6. i doubt that will happen The Monsanto Protection Act, essentially both written by and benefiting Monsanto Corporation, has been signed into law by United States President Barack Obama. The infamous Monsanto Corporation will benefit greatly and directly from the bill, as it essentially gives companies that deal with genetically modified organisms (GMOs) and genetically engineered (GE) seeds immunity to the federal courts, among other things.

    Post a Reply
  7. Hiding what information?

    Post a Reply
  8. It doesn't. You are making it up.

    Post a Reply
  9. Taylor Johns Everyone in the "know" already knows you are a Monsanto Troll! Get a life!

    Post a Reply
  10. I don't care about your name calling.

    You are pushing misinformation.

    If you were being honest, you would be more intellectually honest than insults.

    Post a Reply
  11. What information is being withheld? All the nutritional information and ingredients are listed. Processes like genetic modification (or artificial selection or radioactive mutagenesis for conventional and organic crops) are not things to be listed, as they are neither an ingredient nor a nutritional fact.

    Post a Reply
  12. Monsanto has nothing to do with this case, they're not even listed in the lawsuit. It is the farmers that are suing, because this law interferes with their ability to grow and sell what they want, not to mention implies a false statement of health information with the labeling. There is no other process that is mandatory to be labeled and this shouldn't be either.

    Post a Reply
  13. Seed patenting is not new.
    The sky is not falling.

    There are important things you could be fighting for instead of fighting for the starvation of the 3rd world.

    Post a Reply
  14. …and that 3rd World starvation psyops is a load of crap, it has been proven that the yields are either the same or organic has been higher yields, my family has also gained higher yields the conventional way and are laughing all the way to the bank.

    Post a Reply
  15. Corey, there's way too much scientific illiteracy there to wade through. It's a convoluted strawman.

    There's nothing illegal or insidious going on. If there were, you would have better than 4 out of context shots that prove land doesn't just stay unused. The owners lease it out.

    Big deal.

    Post a Reply
  16. You bring death and the only thing that can productively be grown is weeds or patented seed.

    Post a Reply
  17. ..and my pics of the black mold at the end of the season from the GMO corn has been deleted by the looks of it as I cannot find it anymore, many albums of mine are now missing. But that mold came from those pods and eventually into my kitchen weekly compost downwind in the City.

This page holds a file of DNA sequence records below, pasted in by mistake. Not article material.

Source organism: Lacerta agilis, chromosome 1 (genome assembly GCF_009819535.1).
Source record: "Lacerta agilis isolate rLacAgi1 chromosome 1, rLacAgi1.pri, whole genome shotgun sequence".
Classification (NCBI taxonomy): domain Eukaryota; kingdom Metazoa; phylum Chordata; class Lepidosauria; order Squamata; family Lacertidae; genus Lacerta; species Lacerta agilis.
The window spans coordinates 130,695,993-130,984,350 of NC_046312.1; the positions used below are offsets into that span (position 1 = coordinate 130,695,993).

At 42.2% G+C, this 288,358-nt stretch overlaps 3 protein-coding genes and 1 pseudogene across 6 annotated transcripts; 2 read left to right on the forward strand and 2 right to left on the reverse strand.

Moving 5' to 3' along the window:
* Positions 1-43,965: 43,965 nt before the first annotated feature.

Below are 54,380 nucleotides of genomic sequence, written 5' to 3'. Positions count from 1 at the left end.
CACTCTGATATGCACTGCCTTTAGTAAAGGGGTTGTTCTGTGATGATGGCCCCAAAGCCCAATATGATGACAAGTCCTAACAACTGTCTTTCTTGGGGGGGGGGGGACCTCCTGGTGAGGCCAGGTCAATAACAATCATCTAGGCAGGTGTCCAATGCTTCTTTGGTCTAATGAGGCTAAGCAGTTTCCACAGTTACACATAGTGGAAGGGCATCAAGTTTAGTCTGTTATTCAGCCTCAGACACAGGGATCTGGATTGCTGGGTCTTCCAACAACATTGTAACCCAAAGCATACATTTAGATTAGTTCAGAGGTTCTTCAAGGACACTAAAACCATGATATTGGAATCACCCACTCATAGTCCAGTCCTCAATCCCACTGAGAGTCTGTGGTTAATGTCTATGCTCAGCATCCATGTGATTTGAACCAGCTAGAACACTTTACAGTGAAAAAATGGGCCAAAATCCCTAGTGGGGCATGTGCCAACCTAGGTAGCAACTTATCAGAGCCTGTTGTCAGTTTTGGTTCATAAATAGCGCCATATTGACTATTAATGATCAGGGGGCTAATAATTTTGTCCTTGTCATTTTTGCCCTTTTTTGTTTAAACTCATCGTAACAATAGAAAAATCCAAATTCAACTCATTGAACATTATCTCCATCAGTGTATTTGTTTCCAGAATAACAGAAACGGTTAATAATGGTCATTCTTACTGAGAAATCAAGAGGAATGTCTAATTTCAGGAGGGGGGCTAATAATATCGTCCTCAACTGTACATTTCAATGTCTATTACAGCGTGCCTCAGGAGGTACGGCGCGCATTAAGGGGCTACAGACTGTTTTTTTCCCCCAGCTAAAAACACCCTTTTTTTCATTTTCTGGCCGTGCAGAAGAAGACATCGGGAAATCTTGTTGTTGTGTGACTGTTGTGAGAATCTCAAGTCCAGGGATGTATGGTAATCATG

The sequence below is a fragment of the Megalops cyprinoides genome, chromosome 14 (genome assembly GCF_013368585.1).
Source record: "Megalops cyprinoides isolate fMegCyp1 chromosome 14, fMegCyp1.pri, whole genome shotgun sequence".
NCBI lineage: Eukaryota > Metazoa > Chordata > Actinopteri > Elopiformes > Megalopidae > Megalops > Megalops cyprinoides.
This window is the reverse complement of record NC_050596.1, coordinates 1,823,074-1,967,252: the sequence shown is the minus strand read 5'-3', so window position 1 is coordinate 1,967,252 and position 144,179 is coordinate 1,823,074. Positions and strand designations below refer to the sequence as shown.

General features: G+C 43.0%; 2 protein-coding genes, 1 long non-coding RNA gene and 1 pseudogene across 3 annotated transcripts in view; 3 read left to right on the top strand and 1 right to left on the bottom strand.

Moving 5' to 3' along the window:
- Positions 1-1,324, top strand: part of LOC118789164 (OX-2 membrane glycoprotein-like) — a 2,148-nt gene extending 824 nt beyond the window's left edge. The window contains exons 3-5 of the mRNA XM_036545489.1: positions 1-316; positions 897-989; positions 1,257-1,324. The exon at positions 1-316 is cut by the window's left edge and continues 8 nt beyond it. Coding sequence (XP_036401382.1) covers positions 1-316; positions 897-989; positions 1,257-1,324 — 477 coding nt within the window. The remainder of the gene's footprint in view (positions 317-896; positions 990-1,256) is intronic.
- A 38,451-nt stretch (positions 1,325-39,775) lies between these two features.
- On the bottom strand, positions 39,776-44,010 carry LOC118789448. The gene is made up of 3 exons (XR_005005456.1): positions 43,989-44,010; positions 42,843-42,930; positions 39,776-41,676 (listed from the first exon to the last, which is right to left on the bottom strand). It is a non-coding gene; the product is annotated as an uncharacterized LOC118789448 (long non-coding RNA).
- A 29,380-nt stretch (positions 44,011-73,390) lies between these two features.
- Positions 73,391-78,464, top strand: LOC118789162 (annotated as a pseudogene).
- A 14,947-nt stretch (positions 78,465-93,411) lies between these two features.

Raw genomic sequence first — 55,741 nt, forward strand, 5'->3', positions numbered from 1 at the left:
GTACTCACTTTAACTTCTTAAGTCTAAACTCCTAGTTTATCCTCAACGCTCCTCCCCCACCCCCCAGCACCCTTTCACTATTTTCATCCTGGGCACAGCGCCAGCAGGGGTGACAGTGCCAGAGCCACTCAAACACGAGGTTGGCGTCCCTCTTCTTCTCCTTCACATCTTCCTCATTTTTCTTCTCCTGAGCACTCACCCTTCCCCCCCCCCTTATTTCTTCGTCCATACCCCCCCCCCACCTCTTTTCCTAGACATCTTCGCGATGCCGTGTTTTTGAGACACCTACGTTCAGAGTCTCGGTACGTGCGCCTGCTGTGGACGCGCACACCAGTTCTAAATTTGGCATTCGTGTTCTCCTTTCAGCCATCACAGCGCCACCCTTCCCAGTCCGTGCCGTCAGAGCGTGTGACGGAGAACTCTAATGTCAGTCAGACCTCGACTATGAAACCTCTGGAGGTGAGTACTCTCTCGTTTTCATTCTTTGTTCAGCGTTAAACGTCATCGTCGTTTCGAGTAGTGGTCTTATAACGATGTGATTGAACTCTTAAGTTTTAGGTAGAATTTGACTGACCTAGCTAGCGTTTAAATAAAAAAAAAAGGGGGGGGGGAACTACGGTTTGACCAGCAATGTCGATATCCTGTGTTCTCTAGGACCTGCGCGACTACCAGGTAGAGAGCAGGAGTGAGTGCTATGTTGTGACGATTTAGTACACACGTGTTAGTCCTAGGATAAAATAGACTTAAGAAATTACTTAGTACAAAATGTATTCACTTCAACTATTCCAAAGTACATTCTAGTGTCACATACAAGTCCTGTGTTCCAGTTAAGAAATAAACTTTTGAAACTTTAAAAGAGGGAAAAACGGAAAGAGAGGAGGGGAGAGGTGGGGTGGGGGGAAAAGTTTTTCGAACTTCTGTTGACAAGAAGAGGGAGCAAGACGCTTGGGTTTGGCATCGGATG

Post a Reply
  18. The following year, 2012 they grew beans and no black mold on them nor in my kitchen. It came from your corn and i kept record of it.

    Post a Reply
  19. Now, like I said, talk to the hand, I will not be responding anymore as the facts speak for themselves. GMO is the worst thing to ever happen in all of human History, and generations from now will be suffering as a result.

    Post a Reply
  20. But before I go, one last comment. There is no limit to what monsatan can do, they can sue every farmer, every State, every Country, they can sell food for 5 cents for 7 years and bankrupt every farmer, then, after 7 yrs of losses, charge a million dollars for a potato, it's called in no uncertain terms, food nazi's. A dangerous dictatorship, Nestle' wants to be water nazi's and Monsanto wants to be food nazi's. plain and simple.

    Post a Reply
  21. Taylor Johns Actually, corporations are now treated as "people". Recent law passed to ensure that. That is why the lawsuit is even happening to begin with, if it wasn't the case, their would not BE a lawsuit.

    Post a Reply
  22. Because it's not. These people just don't care about reality.

    Post a Reply
  23. 1. Monsanto is not named in the suit. It's completely made up.
    2. Corporations as people is not applicable to this case. Just mentioning 9-11 doesn't mean it's appropriate.

    Post a Reply
  24. Who is "you"?

    I live in California. I've never seen strawman swamp.

    Post a Reply
  25. Monsanto is NOT suing Vermont. Monsanto already labels all its products. Big AG is not suing Vermont. An association of retailers who sell foods in Vermont is suing Vermont because of the stupidity of the Anti-Monsanto luddites. Here is a link to the text of the lawsuit so that you can actually see who is suing Vermont: I, personally, think that all producers of "organic" and/or "natural" foods and herbs in Vermont should have to label their products with their contents so that the people of Vermont know what they are eating. Because an apple just isn't an apple unless you know what's in it.

    Post a Reply
  26. Also, if you looked up the suit, Monsanto is not mentioned.

    Post a Reply
  27. Botanie Soap
    CItations needed.

    Post a Reply
  28. if you throw a gmo tomato at a Monsanto lawyer is it assault with a deadly weapon?